On the Rails
with Alan Aitken
When the Jockey Club touts the quality of integrity in Hong Kong racing, most would understand that as ensuring everyone is doing the right thing in races and all reasonable and permissible measures are being taken. A wider interpretation of the concept though would be that all punters, owners and other interested parties gain a fair crack of the whip with a chance to win and that's the definition we like in this column.
So, with due regard to fairness to all, let's talk about the all-weather track last Saturday, because it was simply a disgrace.
Track bias is a blight on racing in other jurisdictions where racing is constant - almost every day, if not every day of the year - and the tracks frequently throw up the white towel and devolve into moving walkways in different parts of the course.
Hong Kong is rarely troubled by it. Except on the all-weather, a purulent sore on the otherwise peach-like complexion of racing.
Yes, there are places where racing on all-weather or dirt or some other artificial surface keeps the wheels of the business grinding through the constant bombardments of scheduling and weather. Good luck to them, that's their bed, they can lie in it.
But Hong Kong touts itself as a centre of turf racing - the Turf World Championships even.
We make no secret of the fact that - did you guess? - we hate all-weather racing. Never mind the argument that some horses would be out of play without racing on the dirt - some of them would be better equestrian horses, too, but that isn't the catalyst to the Jockey Club widening its sporting umbrella to bet on eventing or dressage. It provides one more unnecessary variant in the many variants that already make horse racing complex.
And even more so when up crops a two-lane highway, like the surface last Saturday, that gave the proper chance to only a limited number of runners in each race and punters betting on the others did their money cold.
Against the inside was that part of the beach next to water, where most people like to walk because it's easier. Go out three horses and you're on the soft sand where only the show-offs and triathlon runners do their thing, because it's tougher on the calves.
Despite the course running fast, leaders staggered home in very slow sectionals but still held on as if by magic - unless, like Spectacular Award, the run-on horses came up the rail. Horses which travelled up well and switched out rounding the home turn, disappeared into quicksand, never to be seen again.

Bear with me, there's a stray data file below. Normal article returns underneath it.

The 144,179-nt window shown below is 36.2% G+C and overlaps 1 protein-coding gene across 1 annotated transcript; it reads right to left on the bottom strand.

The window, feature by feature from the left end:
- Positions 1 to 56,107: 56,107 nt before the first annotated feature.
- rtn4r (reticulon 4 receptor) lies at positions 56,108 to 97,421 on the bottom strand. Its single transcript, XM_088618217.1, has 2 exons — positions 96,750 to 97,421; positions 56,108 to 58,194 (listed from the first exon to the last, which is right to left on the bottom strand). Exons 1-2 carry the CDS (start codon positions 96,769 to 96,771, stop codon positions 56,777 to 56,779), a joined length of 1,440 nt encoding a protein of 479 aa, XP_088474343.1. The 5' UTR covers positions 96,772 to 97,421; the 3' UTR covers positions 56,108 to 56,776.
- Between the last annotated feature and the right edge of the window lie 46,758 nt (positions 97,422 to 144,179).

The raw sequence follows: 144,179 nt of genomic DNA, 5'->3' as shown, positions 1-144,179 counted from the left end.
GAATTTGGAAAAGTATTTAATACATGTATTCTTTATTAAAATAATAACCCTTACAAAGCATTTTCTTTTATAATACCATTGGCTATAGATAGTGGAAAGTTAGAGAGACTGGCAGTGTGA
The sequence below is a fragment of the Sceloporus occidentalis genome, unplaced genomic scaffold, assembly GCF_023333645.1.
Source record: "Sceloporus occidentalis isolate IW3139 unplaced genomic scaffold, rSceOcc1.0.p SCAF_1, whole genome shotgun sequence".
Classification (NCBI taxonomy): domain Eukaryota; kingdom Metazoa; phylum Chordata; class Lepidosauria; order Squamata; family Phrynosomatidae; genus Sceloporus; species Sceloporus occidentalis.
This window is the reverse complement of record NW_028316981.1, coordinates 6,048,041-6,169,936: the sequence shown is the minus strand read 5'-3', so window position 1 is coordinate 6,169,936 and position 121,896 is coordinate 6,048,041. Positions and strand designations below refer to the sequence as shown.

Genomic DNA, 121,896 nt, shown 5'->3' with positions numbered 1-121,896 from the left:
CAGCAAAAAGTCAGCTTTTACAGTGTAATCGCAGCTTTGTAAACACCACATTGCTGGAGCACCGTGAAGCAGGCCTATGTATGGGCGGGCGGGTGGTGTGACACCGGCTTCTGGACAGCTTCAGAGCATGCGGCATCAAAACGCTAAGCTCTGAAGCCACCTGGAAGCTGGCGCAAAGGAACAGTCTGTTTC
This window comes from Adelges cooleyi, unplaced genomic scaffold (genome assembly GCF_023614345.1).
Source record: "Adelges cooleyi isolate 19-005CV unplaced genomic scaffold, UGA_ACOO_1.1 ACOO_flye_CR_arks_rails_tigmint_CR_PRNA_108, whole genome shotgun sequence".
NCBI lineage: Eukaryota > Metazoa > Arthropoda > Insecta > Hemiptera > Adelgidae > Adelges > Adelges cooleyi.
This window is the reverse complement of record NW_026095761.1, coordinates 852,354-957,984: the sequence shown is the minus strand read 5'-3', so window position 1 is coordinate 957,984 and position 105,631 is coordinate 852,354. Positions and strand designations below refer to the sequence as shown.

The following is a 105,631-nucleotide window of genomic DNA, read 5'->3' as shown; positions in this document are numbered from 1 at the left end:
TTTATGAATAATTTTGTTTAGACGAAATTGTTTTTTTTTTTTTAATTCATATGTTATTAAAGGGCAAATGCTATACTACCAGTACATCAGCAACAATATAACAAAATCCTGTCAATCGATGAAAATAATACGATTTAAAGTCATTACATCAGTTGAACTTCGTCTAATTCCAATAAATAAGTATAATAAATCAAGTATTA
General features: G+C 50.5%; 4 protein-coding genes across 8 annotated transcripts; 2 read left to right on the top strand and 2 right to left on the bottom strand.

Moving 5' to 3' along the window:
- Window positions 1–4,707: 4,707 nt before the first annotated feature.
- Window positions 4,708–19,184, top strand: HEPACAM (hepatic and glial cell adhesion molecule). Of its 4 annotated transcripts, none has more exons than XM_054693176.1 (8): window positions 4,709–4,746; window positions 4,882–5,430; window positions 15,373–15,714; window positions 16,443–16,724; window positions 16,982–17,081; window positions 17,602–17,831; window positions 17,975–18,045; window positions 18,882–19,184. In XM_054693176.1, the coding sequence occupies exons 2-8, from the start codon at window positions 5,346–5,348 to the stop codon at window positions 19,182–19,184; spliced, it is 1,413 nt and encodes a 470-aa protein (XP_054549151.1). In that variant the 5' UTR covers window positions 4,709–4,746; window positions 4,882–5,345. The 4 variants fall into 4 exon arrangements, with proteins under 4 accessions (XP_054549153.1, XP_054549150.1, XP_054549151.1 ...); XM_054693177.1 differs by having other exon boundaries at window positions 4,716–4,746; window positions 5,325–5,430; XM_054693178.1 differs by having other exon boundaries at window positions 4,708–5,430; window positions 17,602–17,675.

Even by the all-weather's frequent standards, it was a standout bias, and that Chater D'Cat came three or four off to win the last dirt event was only the exception to prove the rule.
One of the regular patterns to serious track bias is that, by the time the final race comes around, the penny has dropped with everyone and they all work hard enough to get to the right part of the track that the winner will pick up the pieces and defy the bias.
Club officials insist the all-weather is necessary for reasons of track maintenance, even though it seems more like a good excuse to absent ourselves from betting for a race, or a meeting. So, assuming we do have to wear it on occasions, there is another point to be made.
The club does not release this information, so we have to rely on our spies, but we understand the clegg hammer readings taken at different parts of the track did indicate last Saturday that one part would play firmer than others.
But the official reading of the firmness of the ground is not a series of different numbers but just one, intended to indicate an average state of the going.
Averages can tell lies. The average on Saturday was apparently telling whoppers. So, if we must persist with it, perhaps a public disclosure of this relevant information might be in order.